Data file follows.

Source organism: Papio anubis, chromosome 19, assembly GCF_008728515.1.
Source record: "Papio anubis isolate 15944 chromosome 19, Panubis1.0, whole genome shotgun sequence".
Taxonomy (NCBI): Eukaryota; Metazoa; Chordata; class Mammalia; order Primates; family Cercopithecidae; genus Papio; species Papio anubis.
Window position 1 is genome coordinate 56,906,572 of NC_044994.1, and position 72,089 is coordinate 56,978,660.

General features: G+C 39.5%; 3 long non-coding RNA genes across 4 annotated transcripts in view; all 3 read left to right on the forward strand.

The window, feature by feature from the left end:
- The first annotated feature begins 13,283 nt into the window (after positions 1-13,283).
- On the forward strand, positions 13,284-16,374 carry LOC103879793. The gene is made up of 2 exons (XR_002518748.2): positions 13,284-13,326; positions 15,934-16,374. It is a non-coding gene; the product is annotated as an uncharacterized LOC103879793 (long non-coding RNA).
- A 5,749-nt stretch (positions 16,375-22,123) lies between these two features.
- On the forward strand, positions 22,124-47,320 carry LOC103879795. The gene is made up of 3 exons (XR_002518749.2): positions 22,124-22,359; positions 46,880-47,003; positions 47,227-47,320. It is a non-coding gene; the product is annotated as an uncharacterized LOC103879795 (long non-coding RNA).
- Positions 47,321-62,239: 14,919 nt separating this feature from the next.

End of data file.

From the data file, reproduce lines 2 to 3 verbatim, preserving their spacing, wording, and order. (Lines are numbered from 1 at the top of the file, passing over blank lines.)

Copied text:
Source record: "Papio anubis isolate 15944 chromosome 19, Panubis1.0, whole genome shotgun sequence".
Taxonomy (NCBI): Eukaryota; Metazoa; Chordata; class Mammalia; order Primates; family Cercopithecidae; genus Papio; species Papio anubis.